In addition, Rezanov actually became “his” for the Spaniards. He met a fifteen-year-old Concepcion Arguello (Conchita) - the daughter of San Francisco commandant Jose Dario Arguello (Arguello). She was known as the beauty of California. After a while he made her a marriage proposal. This история became the basis of the plot of the poem "Avos" by the poet A. A. Voznesensky.
At the same time, friendship with the Spaniards helped Russian America survive one of the most difficult periods in its history. After the engagement of Rezanov, a variety of food products, and above all bread, flowed into the holds of “Juno” in such abundance that they had to ask to suspend delivery, since the ship could not take more than 4300 pounds. Thus, the first trading experience with California was very successful. As Rezanov noted, “every day” this trade can be carried out “at least a million rubles. Our regions of America will have no shortage; Kamchatka and Okhotsk can be supplied with bread and other supplies; The Yakuts, now burdened with a cart of bread, will get peace of mind; the treasury will reduce the costs, the food used by the military officials ..., the customs will give the new income to the crown, the domestic industry in Russia will receive a sensitive encouragement ... "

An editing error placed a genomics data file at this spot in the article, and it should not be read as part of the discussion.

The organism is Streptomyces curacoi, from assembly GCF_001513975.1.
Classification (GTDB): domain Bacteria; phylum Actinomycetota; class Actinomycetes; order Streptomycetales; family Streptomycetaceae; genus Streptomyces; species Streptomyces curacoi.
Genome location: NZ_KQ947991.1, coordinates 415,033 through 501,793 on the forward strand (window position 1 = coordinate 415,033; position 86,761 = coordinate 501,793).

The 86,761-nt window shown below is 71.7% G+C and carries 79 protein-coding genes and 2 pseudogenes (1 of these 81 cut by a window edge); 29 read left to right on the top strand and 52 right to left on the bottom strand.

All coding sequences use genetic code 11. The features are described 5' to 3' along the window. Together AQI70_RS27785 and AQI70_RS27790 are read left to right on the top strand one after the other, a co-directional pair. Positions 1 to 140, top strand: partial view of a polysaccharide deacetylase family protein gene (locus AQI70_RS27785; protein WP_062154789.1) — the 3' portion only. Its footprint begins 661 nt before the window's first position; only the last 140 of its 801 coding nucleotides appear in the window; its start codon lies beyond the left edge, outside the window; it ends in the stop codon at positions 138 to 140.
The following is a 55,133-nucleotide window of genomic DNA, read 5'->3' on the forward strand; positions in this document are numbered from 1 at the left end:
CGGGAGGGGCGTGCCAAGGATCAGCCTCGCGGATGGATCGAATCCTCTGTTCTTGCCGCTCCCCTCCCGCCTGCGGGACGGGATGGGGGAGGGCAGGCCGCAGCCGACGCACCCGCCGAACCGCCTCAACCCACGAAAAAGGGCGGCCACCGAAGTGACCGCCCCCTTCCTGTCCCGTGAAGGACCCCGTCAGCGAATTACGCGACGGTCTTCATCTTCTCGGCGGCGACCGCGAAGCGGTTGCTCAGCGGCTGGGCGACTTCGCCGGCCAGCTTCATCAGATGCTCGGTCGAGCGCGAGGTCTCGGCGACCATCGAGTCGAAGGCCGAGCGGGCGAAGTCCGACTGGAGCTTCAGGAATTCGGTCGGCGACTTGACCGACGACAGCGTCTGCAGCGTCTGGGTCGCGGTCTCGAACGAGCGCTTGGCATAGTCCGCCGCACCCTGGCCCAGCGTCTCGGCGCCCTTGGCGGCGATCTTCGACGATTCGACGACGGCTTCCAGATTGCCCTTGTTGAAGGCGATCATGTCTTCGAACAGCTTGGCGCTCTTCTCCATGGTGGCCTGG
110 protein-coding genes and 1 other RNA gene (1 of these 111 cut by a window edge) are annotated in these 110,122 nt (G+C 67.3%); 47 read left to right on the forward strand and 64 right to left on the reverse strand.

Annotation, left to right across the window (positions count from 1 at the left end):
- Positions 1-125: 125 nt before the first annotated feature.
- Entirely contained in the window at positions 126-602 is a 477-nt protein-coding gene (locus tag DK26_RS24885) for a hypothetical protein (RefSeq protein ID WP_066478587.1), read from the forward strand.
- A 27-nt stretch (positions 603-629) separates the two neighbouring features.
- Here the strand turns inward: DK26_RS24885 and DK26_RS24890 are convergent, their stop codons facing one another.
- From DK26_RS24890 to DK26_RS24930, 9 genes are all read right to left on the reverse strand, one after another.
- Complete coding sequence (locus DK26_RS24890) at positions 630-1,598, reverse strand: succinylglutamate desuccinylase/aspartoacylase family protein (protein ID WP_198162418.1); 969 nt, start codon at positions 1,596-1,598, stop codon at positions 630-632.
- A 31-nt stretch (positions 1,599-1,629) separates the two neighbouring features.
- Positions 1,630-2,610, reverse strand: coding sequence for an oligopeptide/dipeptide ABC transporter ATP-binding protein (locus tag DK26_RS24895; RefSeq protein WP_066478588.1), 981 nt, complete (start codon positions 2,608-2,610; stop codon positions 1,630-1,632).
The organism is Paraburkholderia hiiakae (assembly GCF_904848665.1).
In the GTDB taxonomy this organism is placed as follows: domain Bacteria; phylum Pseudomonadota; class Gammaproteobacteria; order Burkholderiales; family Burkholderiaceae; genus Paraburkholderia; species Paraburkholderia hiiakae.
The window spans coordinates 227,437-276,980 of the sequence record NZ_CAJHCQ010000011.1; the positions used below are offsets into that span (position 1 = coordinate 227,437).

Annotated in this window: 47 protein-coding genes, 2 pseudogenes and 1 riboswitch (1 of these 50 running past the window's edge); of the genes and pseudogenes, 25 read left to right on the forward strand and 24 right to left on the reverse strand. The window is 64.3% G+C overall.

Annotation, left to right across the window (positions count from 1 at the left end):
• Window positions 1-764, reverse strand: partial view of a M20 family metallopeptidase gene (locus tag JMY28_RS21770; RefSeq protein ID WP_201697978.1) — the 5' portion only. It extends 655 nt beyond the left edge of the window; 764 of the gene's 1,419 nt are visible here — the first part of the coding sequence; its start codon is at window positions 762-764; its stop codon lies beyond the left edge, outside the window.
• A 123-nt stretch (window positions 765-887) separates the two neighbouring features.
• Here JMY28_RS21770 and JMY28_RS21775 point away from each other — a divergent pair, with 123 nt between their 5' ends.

Before his departure from San Francisco, Nikolai Rezanov addressed a special letter to the Vice-King of New Spain, José Iturrigarayu, in which he substantiated in detail the mutual benefits from the development of trade: “New California, which produces all sorts of grain and cattle in abundance, can sell its products only in our settlements, - wrote Rezanov to the viceroy in Mexico City, - she can find help most quickly, getting everything she needs through trade with our regions; The best way to achieve the prosperity of the missions and lead the country to prosperity is to exchange the surplus of its products for goods that do not need to be paid in cash and whose import is not difficult ... In the same measure, the proximity of traffic will facilitate the existence of our settlements in the North, which are now imported from afar everything that the severity of climate denies them. ” These ties, according to N. P. Rezanov, are predetermined by “nature itself” and are called upon “to preserve forever the friendship between the two powers owning such vast territories”.
Thus, Rezanov turned out to be a real Russian statesman who, following Peter I, saw tremendous prospects for Russia in the Far East, in North America and in the entire Pacific North. Like G. I. Shelikhov, N.P. Rezanov was a real builder of the empire, one of the last (along with the main ruler of Russian America A. A. Baranov) who tried to implement his program in this region in practice. Unfortunately, his premature death destroyed many plans for the development of the Russian colonies in the Pacific.